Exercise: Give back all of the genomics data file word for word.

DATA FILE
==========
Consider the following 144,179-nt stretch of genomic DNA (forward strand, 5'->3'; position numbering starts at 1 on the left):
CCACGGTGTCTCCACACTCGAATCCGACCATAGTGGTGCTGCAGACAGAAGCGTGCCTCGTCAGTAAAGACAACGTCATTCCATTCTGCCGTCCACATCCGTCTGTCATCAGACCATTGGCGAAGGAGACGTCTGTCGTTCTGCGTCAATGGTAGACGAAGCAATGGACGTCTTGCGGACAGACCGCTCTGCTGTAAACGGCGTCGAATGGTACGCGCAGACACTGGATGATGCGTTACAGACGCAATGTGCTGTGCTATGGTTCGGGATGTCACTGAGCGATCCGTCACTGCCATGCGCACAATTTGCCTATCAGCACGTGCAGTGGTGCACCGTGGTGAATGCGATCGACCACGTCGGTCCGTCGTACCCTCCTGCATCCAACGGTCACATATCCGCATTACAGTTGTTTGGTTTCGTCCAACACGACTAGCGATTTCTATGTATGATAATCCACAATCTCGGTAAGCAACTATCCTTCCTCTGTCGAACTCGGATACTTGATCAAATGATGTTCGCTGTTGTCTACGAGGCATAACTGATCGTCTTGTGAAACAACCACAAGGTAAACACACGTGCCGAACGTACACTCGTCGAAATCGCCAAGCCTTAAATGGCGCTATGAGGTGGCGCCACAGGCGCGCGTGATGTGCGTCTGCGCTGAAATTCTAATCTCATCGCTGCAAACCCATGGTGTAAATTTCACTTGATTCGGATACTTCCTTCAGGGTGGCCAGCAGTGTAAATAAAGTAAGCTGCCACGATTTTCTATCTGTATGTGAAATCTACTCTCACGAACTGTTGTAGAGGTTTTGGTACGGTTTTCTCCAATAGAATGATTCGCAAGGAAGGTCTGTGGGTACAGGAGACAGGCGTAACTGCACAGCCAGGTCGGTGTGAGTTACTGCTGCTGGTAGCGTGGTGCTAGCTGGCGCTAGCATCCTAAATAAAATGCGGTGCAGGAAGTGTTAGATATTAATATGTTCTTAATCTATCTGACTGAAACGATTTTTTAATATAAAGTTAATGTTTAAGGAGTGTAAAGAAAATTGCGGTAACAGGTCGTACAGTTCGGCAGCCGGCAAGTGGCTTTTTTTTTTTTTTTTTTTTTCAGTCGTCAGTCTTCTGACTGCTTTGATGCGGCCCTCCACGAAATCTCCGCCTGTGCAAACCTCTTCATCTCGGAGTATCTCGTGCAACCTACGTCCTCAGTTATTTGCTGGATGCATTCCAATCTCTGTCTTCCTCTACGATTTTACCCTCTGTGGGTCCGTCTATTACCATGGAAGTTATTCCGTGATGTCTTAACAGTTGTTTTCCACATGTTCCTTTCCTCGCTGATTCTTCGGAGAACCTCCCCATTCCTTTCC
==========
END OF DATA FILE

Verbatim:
Consider the following 144,179-nt stretch of genomic DNA (forward strand, 5'->3'; position numbering starts at 1 on the left):
CCACGGTGTCTCCACACTCGAATCCGACCATAGTGGTGCTGCAGACAGAAGCGTGCCTCGTCAGTAAAGACAACGTCATTCCATTCTGCCGTCCACATCCGTCTGTCATCAGACCATTGGCGAAGGAGACGTCTGTCGTTCTGCGTCAATGGTAGACGAAGCAATGGACGTCTTGCGGACAGACCGCTCTGCTGTAAACGGCGTCGAATGGTACGCGCAGACACTGGATGATGCGTTACAGACGCAATGTGCTGTGCTATGGTTCGGGATGTCACTGAGCGATCCGTCACTGCCATGCGCACAATTTGCCTATCAGCACGTGCAGTGGTGCACCGTGGTGAATGCGATCGACCACGTCGGTCCGTCGTACCCTCCTGCATCCAACGGTCACATATCCGCATTACAGTTGTTTGGTTTCGTCCAACACGACTAGCGATTTCTATGTATGATAATCCACAATCTCGGTAAGCAACTATCCTTCCTCTGTCGAACTCGGATACTTGATCAAATGATGTTCGCTGTTGTCTACGAGGCATAACTGATCGTCTTGTGAAACAACCACAAGGTAAACACACGTGCCGAACGTACACTCGTCGAAATCGCCAAGCCTTAAATGGCGCTATGAGGTGGCGCCACAGGCGCGCGTGATGTGCGTCTGCGCTGAAATTCTAATCTCATCGCTGCAAACCCATGGTGTAAATTTCACTTGATTCGGATACTTCCTTCAGGGTGGCCAGCAGTGTAAATAAAGTAAGCTGCCACGATTTTCTATCTGTATGTGAAATCTACTCTCACGAACTGTTGTAGAGGTTTTGGTACGGTTTTCTCCAATAGAATGATTCGCAAGGAAGGTCTGTGGGTACAGGAGACAGGCGTAACTGCACAGCCAGGTCGGTGTGAGTTACTGCTGCTGGTAGCGTGGTGCTAGCTGGCGCTAGCATCCTAAATAAAATGCGGTGCAGGAAGTGTTAGATATTAATATGTTCTTAATCTATCTGACTGAAACGATTTTTTAATATAAAGTTAATGTTTAAGGAGTGTAAAGAAAATTGCGGTAACAGGTCGTACAGTTCGGCAGCCGGCAAGTGGCTTTTTTTTTTTTTTTTTTTTTCAGTCGTCAGTCTTCTGACTGCTTTGATGCGGCCCTCCACGAAATCTCCGCCTGTGCAAACCTCTTCATCTCGGAGTATCTCGTGCAACCTACGTCCTCAGTTATTTGCTGGATGCATTCCAATCTCTGTCTTCCTCTACGATTTTACCCTCTGTGGGTCCGTCTATTACCATGGAAGTTATTCCGTGATGTCTTAACAGTTGTTTTCCACATGTTCCTTTCCTCGCTGATTCTTCGGAGAACCTCCCCATTCCTTTCC